An appropriate response to biosphere collapse is screaming, and Ned Beauman’s Venomous Lumpsucker is screamingly, bleakly funny. Beauman has a superlative knack for quotable, witty, and wince-inducing lines, stuffing every page with the kind of exhilarating humor borne of both despair and empathy. A thriller motivated by deep-sea mining destruction and mass extinction, a gut-punching satire of the failure of the carbon offset project: unfortunately, it’s the beach read we deserve. Fortunately, it’s a savagely entertaining one.
Set just a decade or two in the future, Venomous Lumpsucker follows animal researcher Karin Resaint and executive Mark Halyard. Both work in the “extinction industry,” an international system designed to eliminate human-caused animal extinction. In practice, it’s become another financial market. Bureaucrats and financiers like Halyard buy and sell “extinction credits,” while scientists like Resaint evaluate animal intelligence to determine how much their destroyers will have to pay. When the eponymous lumpsucker, an unprepossessing bottom-dwelling fish, has its habitat destroyed due to a computer glitch, it’s revealed as central to financial crimes and complex ethical schemes, and Resaint and Halyard race around the globe looking for survivors.
Tightly if chaotically plotted—Resaint and Halyard’s journey is less a classic heroic quest and more a blaring pinball machine—the novel’s characters are quietly, expertly drawn to allow its asides and deeper points to land. Resaint’s icy resolve and clarity are a window into the profound ethical depths the novel is wrestling to voice. Her concept of mass extinction as “the Black Hole” echoes Timothy Morton’s concept of the hyperobject—something real and massive, yet evasive, pervasive, warping and infiltrating everything that encounters it—and the absurdity of her response is underscored by how sane she appears compared to everyone else we meet.
Mark Halyard is her perfect foil: a “regular guy” who meets the insanity and existential precarity of the world with a mix of self-deluding optimism and knee-jerk pundit wisdom. Everything he says sounds reasonable, initially, and we’re given just enough space to realize that these are only facile rhetorical gotchas and thintelligent profundities, copy-and-pasted from the shallow depths of media discourse. What’s brilliant is that Halyard is not a villain, or at any rate no more than we consumers and internet commenters are. Beauman forces us to confront that parallel, that Halyard’s instinctive dismissals of the situation are the same ones we’ve been trained with, even as the book forces Halyard to sit with realities that are too vast for life to continue as normal.
The stumbling advent of self-driving cars has driven a cottage industry of trolley problem explainers, while serious analyses tend to conclude that the correct answer is just hitting the brakes; so, here, Beauman walks us through attempts to calculate, legislate, and financialize the holocene extinction event, with the obvious conclusion that something more radical is needed. Halyard is armed with all manner of ethical pseudo-sophistication—Would you really kill a person to save a beetle species? Can you really say an extinction is comparable to the Holocaust?—and the novel doesn’t so much refute these gambits as exhaust them. A side-plot about genetically-engineered “yayflies” doubles as a brutal takedown of utilitarianism, and the attempt to value biodiversity in capitalist terms, the novel rightly concludes, “just wasn’t a strong pitch;” there’s a masterful comedic syncopation in how Beauman juxtaposes devastating realities with the dry and Byzantine fictions of bureaucracy and finance.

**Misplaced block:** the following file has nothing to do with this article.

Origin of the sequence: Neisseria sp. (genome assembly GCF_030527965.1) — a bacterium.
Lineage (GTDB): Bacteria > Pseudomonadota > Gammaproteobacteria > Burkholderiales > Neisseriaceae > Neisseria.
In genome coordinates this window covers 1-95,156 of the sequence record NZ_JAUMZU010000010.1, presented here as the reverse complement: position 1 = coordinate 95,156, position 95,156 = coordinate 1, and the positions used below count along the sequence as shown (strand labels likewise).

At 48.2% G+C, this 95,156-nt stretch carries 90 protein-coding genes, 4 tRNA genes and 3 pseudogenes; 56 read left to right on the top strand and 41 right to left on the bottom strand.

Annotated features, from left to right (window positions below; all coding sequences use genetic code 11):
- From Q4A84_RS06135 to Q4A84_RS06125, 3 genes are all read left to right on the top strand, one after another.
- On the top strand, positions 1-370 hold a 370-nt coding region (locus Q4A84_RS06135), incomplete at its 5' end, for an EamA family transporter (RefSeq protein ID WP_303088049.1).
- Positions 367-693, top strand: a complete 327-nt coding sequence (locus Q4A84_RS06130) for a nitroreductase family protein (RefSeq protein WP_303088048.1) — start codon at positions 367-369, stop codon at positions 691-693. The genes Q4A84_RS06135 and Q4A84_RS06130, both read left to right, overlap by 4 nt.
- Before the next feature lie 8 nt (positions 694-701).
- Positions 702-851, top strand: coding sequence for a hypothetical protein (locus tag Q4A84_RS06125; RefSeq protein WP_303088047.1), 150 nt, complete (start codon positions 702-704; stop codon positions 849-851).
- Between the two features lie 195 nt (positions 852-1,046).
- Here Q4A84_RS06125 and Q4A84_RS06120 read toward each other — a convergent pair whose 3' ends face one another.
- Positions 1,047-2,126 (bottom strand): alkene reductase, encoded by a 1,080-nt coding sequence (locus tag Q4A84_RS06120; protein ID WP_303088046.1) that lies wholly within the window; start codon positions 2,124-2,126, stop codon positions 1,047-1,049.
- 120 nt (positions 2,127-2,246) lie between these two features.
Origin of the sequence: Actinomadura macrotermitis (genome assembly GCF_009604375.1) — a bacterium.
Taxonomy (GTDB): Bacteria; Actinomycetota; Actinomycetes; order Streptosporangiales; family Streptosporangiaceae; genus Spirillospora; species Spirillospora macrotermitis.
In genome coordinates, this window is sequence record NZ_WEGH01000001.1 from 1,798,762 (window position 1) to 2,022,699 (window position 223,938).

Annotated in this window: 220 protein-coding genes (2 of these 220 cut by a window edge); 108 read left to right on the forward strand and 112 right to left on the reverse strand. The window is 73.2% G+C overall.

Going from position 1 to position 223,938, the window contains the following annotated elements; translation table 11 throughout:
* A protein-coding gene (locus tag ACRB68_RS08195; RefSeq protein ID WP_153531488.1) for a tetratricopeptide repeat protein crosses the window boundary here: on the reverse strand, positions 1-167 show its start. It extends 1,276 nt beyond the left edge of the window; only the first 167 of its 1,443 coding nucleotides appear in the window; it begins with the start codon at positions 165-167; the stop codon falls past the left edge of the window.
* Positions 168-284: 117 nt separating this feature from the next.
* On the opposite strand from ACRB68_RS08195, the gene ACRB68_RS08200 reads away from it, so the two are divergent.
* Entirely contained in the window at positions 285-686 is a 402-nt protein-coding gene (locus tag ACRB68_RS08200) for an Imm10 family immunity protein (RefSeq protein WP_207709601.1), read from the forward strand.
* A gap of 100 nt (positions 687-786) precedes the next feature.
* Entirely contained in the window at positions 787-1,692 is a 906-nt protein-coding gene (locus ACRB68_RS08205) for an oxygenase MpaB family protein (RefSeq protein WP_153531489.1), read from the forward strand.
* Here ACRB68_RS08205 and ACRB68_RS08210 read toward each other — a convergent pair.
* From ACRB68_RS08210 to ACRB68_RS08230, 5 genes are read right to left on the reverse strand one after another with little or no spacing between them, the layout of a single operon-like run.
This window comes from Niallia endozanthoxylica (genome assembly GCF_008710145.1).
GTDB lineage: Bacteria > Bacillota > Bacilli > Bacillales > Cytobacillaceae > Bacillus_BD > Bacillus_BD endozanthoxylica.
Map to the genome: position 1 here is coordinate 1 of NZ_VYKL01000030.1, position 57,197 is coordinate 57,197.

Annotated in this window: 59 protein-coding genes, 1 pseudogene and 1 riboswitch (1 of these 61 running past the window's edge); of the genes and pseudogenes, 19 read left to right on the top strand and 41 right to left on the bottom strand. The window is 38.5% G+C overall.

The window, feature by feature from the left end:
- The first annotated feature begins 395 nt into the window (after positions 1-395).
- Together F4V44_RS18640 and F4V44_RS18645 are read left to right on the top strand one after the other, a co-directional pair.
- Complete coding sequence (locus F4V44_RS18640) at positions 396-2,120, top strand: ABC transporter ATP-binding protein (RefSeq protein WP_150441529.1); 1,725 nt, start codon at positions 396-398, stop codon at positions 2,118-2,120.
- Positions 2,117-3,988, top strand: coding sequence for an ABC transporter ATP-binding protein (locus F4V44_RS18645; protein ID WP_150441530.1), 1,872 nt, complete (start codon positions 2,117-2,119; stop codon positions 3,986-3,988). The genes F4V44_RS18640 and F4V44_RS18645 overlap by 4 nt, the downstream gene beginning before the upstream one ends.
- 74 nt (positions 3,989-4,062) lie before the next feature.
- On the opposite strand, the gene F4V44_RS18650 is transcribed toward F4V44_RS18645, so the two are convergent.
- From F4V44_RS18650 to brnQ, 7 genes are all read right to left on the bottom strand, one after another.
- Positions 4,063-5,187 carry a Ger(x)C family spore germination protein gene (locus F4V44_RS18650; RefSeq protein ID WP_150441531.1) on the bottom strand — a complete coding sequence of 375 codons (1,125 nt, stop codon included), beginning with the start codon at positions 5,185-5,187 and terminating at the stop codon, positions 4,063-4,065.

Venomous Lumpsucker is stunning, in the sense that it’s like being repeatedly hit upside the head with these kinds of devastating asides. Halyard is motivated to white-collar crime by his addiction to good-tasting food, because the finer ingredients are becoming too rare—a list of agricultural collapses to make a foodie shudder. A partial solution is Inzedril, a drug that takes away the evaluative response: users lose all sense of whether what they’re consuming is good or bad, in a metaphor that’s painfully apt for the current state of media criticism. Europeans avoid any direct reference to America “out of sheer embarrassment,” and the digital preservation of our dying ecosphere is being lucratively mismanaged by an all-too-familiar (and pathologically deluded) Dorsey-Muskerberg figure. As much as Beauman’s inventiveness dazzles—many scenes and ideas recall the twisted exuberance of cyberpunk authors like Gibson or Sterling—there’s too much here that’s barely fictional.
“What gripped her at this point was not grief or rage but puzzlement and incredulity. A single extinction was an unspeakable tragedy; and many thousands of them were happening a year, and nobody was doing anything about it, including her.”
What can one do but laugh? The novel is not wholly nihilist—there are still activists fighting, some rather pointed suggestions about the efficacy of eco-terrorism, and ultimately a reminder that Earth will be fine without us, as it was before us. But it’s strangely refreshing, and darkly hilarious, to confront the scale and absurdity of our situation. At once ridiculous and incalculably precious, the lumpsucker might be just the mascot we need.
By Ned Beauman
Published July 12, 2022
Appalachian in the big city. Bookseller, specialty coffee pro, SF scholar.